Sellers Must Use Caution in Relying on a Customer's "First to Breach" to Justify Seller's Non-Performance
Many suppliers contact us complaining about a buyer’s alleged oppressive conduct and want to terminate the supply relationship or delay performance. One of the first grounds considered for such action, is whether the alleged conduct is a breach of contract by the buyer justifying termination of the contract by the supplier. The Michigan Court of Appeals recently restated the rules as to when a party to a contract can rely on the other party’s “first to breach” to justify non-performance of its own obligations. Suppliers often allege they are no longer required to supply because the buyer is in breach of the supply agreement by taking unjustified debits, failing to approve change orders, etc.
The court in Vista Property Group, LLC v. Schulte, reaffirmed that to trigger the “first to breach” defense, the alleged breach by a buyer must be “substantial.” Not every party’s failure to comply or technical breach justifies termination, repudiation or rescission of the contract. “Substantial” means the breach has effected a substantial change in the essential operative elements of the contract causing a complete failure of consideration or the prevention of further performance by the other party. If the breach is not “substantial,” the innocent party cannot terminate or cease its own performance, but it can recover monetary damages caused by the breach.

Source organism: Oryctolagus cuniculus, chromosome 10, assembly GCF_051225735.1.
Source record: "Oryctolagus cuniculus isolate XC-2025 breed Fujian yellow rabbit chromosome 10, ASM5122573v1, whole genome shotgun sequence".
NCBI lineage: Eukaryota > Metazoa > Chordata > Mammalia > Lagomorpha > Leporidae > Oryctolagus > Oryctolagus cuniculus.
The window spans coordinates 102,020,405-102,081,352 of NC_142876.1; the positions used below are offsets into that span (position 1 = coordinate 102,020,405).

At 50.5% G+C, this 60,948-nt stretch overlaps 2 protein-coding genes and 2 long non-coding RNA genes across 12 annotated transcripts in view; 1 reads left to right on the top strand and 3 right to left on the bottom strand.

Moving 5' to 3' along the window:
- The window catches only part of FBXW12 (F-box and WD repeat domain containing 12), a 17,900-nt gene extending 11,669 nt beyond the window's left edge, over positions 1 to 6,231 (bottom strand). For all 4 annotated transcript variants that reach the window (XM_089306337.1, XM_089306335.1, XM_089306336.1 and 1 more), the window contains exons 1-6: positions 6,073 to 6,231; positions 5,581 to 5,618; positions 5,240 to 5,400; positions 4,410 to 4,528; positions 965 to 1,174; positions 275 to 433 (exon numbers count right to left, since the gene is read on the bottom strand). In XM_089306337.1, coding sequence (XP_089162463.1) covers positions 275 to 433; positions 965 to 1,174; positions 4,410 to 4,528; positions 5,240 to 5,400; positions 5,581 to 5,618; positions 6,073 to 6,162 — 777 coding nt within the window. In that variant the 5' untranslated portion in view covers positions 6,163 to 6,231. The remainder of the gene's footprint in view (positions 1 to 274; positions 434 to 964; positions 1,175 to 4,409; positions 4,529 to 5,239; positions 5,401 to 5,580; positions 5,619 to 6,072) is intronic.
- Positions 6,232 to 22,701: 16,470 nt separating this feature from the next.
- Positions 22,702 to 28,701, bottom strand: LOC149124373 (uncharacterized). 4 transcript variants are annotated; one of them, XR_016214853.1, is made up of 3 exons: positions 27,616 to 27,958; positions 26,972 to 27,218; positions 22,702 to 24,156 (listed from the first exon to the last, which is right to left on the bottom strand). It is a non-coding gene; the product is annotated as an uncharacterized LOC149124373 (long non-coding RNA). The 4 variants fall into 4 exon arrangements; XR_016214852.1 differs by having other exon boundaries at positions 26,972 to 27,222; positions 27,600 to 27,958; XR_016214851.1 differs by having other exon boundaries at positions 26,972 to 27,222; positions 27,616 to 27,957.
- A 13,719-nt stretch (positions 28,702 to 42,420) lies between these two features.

As a caution, the court stated, “… the injured party’s determination that there has been a material breach, justifying his own repudiation, is fraught with peril, for should such determination, viewed by a court later in the calm of its contemplation, be unwarranted, the repudiator himself will have been guilty of material breach and himself become the aggressor, not an innocent victim.” Thus, a supplier thinking of relying on the “first to breach principle” to justify non-delivery or other performance, should discuss the facts in “calm contemplation” with counsel.